Smithfield Foods, Inc. (NYSE:SFD), the largest pork processor in the world according to the company, is currently down 17% on the year, with even speculation of an impending shortage of pork products next year (as higher grain prices dissuade farmers from raising hogs and other livestock) failing to boost the stock’s price. Apparently David Nelson, a Board member at the company, believed that the stock price had fallen far enough. According to SEC filings, Nelson purchased 5,000 shares on September 28th at an average price of $19.56, bringing the total number of shares he directly owns to 35,000. He had previously bought 5,000 shares in the middle of June at an average price of $19.99, so he has recently put about $200,000 into the company at about the current stock price (about $20 even at the time of this writing). Studies on insider trading show that statistically they tend to be bullish signs, so we track stocks seeing insider buying activity as ideas to be investigated further.
Hedge funds, however, generally avoided Smithfield Foods, Inc. during the second quarter (at least compared to other stocks). The two largest hedge fund positions in the stock at the end of June according to our database of 13F filings belonged to Citadel Investment Group and Renaissance Technologies, at about $20 million each. Citadel, managed by billionaire Ken Griffin, increased its stake to a total of 1.1 million shares (find other stocks Citadel Investment Group owns). Renaissance, whose success since inception has made founder Jim Simons a billionaire, initiated a position of about 830,000 shares during the second quarter (see more stocks that Renaissance liked during the second quarter).
Revenue in Smithfield’s first fiscal quarter, which ended in July, was about flat compared to the same period in 2011. Due to rising costs, net income fell from $82 million to $62 million; the company’s share count was down slightly as well, but earnings per share still dropped 18%. The drop in the share price and the recent trends in the business have left Smithfield Foods, Inc. trading at 9 times trailing earnings. Wall Street analysts expect the current year’s earnings per share to come in 29% lower than in the last year; this would require the company to do even worse than it did in the first quarter. Smithfield also plans to buy back stock, initiating a new repurchase program this past June, making that 29% target- which would leave the current price at 11 times current year earnings, a reasonable price- seemingly easy to beat.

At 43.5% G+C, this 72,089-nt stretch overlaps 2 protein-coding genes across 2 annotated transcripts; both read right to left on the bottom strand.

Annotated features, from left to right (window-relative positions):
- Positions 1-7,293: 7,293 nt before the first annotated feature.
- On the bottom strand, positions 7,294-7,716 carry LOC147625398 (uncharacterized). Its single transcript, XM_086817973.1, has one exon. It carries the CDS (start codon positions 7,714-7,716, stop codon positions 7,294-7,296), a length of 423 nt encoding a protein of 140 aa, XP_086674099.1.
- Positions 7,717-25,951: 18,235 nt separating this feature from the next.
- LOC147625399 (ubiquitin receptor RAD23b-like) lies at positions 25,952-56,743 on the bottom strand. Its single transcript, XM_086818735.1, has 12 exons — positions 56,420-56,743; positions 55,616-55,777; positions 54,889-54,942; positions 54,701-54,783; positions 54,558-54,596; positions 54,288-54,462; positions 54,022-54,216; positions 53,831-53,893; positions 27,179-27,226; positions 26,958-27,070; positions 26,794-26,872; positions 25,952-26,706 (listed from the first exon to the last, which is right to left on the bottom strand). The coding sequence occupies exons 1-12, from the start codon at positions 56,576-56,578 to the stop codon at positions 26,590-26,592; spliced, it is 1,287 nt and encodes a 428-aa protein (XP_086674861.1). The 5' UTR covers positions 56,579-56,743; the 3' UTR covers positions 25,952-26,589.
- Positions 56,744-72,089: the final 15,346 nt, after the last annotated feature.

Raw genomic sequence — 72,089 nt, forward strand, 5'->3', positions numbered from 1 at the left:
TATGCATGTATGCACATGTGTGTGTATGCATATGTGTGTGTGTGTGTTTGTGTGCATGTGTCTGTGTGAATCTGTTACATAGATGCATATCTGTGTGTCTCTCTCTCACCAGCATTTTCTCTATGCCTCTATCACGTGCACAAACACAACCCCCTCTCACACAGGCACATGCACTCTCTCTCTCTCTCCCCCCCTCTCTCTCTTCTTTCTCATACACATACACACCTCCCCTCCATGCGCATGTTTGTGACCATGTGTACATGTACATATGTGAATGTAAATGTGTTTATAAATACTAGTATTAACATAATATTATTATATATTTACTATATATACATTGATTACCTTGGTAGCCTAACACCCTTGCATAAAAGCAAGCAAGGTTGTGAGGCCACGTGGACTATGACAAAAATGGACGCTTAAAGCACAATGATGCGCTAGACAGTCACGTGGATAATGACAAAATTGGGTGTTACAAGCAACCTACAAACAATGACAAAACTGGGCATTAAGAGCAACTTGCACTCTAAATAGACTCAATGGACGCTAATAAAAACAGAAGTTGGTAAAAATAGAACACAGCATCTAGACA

The closest peers for Smithfield are meat products-focused Hormel Foods Corporation (NYSE:HRL) and Tyson Foods, Inc. (NYSE:TSN), processed foods provider ConAgra Foods, Inc. (NYSE:CAG), and chicken products company Pilgrim’s Pride Corporation (NYSE:PPC). ConAgra Foods and Hormel showed moderate increases in revenue last quarter compared to the same period a year ago, and both companies converted this rise into an increase in earnings as well. They trade at a substantial premium to Smithfield: Hormel, the cheaper one, trades at 16 times trailing earnings. Their better recent performance and good dividend yields (ConAgra’s is 3.6%) are attractive, possibly even enough to overcome their higher pricing. Pilgrim’s Pride is unprofitable on a trailing basis, due to a poor second half of 2011, and trades at 14 times forward earnings estimates. We like that it seems to be rebounding, but doesn’t seem to be as good a buy. Tyson is the closest to joining Smithfield as a potential value stock, at trailing and forward P/Es of 12 and 11, respectively. However, a sharp rise in interest expenses with little accompanying change in revenue drove its earnings down in its most recent quarter versus last year.
We like that Smithfield is seeing insider buying, and even with what seem like fairly pessimistic analyst expectations the stock seems priced about fairly compared to better-performing meat products companies with higher earnings multiples. It could be a good stock to watch.